How to Choose an Internet Service Provider

by Contributor

These days, a computer without Internet access is like a car with flat tires--it works, but it won't get you very far. To get online, you need an Internet service provider (ISP). You have two general choices: dialup service, which is cheap but slow; and broadband service, which is more expensive and much faster.

Determine your needs. Do you want to send and receive e-mail and occasionally surf the Web? An inexpensive dial-up account, which uses regular telephone lines, is probably enough. If you want to connect to your office network, play online games, or download and exchange music and video files, you'll want a speedy broadband connection, such as DSL or cable.

Find out what hardware is needed. For a dial-up account, a modem is required. Broadband service uses a network interface card (NIC), sometimes called an Ethernet connection. Both are standard equipment on newer computers.

Ask your friends and neighbors what Internet service they use and whether they're satisfied with it. Customer service varies from region to region, especially with broadband providers, so seek out a local recommendation.

Dial-up users should make sure an ISP has local access numbers (telephone numbers) in your area to avoid long-distance charges.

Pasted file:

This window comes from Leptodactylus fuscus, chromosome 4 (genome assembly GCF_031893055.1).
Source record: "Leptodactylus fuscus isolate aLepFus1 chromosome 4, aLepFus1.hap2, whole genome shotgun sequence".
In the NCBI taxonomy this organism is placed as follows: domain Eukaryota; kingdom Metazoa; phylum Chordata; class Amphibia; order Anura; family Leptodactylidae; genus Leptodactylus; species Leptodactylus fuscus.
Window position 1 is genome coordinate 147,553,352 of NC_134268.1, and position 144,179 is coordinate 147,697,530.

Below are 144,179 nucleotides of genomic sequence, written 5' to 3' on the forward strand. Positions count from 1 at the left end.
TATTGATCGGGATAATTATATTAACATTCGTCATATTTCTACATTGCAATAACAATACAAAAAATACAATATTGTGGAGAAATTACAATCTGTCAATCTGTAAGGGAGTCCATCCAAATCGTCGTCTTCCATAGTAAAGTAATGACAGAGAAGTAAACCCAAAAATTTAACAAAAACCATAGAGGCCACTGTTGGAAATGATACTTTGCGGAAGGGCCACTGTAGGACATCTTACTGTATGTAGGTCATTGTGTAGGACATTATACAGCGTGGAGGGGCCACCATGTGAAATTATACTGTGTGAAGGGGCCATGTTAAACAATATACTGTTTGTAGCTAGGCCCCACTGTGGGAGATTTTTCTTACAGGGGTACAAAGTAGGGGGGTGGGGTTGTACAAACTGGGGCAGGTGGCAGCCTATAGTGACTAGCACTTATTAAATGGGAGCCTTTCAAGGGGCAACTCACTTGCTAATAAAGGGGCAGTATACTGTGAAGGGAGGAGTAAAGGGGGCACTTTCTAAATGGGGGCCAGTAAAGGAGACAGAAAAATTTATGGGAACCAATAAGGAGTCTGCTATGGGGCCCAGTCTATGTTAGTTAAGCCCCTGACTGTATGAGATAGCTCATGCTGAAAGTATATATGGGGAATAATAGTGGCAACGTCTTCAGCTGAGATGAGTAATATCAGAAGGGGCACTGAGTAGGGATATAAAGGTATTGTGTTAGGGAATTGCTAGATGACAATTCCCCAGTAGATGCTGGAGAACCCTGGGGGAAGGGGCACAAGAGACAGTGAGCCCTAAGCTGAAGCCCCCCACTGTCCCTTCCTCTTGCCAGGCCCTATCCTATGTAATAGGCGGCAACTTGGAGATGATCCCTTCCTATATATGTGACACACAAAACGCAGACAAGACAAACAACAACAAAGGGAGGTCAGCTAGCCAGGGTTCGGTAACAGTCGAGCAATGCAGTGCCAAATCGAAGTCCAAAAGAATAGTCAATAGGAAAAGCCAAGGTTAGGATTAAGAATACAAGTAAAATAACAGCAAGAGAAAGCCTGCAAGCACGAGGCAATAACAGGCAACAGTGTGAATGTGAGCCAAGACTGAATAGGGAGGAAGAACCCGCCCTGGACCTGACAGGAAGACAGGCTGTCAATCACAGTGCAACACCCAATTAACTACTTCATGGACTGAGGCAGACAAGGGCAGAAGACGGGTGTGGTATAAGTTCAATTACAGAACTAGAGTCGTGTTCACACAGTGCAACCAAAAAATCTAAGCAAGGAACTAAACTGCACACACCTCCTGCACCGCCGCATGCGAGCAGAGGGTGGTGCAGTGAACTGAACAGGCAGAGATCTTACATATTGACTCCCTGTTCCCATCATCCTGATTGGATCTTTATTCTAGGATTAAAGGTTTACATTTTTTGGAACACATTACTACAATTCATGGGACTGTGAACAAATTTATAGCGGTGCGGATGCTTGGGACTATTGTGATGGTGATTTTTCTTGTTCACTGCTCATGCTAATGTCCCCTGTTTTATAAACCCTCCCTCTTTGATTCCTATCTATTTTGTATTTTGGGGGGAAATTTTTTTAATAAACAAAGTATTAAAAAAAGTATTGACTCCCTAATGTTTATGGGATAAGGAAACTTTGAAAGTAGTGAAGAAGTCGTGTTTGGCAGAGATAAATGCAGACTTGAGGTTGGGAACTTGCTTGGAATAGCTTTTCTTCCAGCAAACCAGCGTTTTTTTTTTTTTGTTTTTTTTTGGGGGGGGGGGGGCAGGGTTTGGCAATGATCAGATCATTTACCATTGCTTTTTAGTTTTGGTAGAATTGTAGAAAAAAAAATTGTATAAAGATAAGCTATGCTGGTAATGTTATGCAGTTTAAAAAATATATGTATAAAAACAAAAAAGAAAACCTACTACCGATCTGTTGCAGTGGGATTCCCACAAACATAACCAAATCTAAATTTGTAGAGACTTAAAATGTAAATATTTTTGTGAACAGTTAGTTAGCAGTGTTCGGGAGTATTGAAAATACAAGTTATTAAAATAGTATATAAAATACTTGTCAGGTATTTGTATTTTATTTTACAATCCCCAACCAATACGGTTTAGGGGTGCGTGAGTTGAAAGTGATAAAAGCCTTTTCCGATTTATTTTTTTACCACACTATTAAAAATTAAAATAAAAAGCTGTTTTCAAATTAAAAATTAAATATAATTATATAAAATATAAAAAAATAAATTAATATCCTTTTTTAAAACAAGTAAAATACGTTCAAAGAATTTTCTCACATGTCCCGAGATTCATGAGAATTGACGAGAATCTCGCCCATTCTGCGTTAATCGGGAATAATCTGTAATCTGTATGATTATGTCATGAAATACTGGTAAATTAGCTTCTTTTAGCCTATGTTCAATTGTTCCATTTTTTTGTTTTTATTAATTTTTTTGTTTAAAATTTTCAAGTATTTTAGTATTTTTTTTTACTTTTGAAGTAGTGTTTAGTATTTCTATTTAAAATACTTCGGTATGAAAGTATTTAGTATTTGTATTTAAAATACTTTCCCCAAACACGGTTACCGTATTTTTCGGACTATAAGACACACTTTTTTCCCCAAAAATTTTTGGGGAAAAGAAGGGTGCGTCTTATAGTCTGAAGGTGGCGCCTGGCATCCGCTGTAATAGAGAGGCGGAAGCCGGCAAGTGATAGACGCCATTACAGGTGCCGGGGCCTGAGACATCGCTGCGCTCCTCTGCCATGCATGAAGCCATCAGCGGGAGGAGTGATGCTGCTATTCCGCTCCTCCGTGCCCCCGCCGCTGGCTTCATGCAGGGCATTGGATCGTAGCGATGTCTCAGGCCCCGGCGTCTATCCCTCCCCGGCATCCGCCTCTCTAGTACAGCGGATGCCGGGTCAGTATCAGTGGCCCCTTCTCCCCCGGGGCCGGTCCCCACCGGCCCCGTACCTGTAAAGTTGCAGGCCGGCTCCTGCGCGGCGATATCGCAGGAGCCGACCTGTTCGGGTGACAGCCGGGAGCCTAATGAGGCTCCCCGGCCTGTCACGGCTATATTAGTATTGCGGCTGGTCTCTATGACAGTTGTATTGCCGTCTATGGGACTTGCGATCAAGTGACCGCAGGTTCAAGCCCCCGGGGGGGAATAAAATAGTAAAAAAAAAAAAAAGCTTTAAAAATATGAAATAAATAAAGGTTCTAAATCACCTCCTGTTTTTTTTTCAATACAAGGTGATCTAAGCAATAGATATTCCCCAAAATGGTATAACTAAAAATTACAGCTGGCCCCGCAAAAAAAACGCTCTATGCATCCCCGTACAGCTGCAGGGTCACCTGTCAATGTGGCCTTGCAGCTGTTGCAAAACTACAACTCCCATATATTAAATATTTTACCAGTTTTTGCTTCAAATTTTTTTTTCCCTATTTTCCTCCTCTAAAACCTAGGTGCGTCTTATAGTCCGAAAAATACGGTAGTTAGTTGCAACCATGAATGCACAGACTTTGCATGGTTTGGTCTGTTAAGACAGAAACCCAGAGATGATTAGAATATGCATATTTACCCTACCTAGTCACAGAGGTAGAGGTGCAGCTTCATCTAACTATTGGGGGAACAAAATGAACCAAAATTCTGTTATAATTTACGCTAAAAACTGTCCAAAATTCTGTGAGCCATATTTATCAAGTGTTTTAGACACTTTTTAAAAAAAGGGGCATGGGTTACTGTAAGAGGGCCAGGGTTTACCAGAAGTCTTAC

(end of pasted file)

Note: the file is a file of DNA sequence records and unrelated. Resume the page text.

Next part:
Check for DSL and cable broadband providers in your area. (DSL ISPs use telephone wiring, while cable ISPs use cable TV wiring.) For technical reasons, DSL is sometimes not available in rural or suburban areas.

Ask potential broadband providers about package deals. Cable companies may discount Internet access if you buy cable TV service, and phone companies sometimes offer DSL-telephone packages.

Consider other broadband options. Try satellite broadband if you live in a rural area. People in some urban areas can get broadband access from a fixed wireless ISP, which use flat, square antennae mounted on your roof to send and receive Internet traffic via radio waves. Some brand-new housing developments have built-in fiber-optic Internet access.

Get a T-1 line only if you have heavy use and serious business needs, as this service can cost $500 or more per month.

Choose AOL if you want to take advantage of some of its special features, such as content from Time Inc. magazines like Sports Illustrated or People. If you have a broadband connection, you can still use AOL with a "bring your own access" account that costs a little more than half of the usual $24-per-month AOL dialup price. AOL is useful if you travel a lot with a laptop because you can use its toll-free number almost anywhere.


  • check A broadband connection can be shared by several computers. See How to Network Your Computers.
  • check Some experts recommend choosing an ISP that does not require you to install its own specialized software on your computer.


  • close With a broadband connection, your computer is always connected to the Internet. Get firewall software to protect against potential snoopers. See How to Buy Computer Software.
  • close In the fast and furious internet world, even big name ISPs go out of business. This means you'll have to find a new service, and possibly a new email address. See How to Get an Internet Domain Name for an easier solution.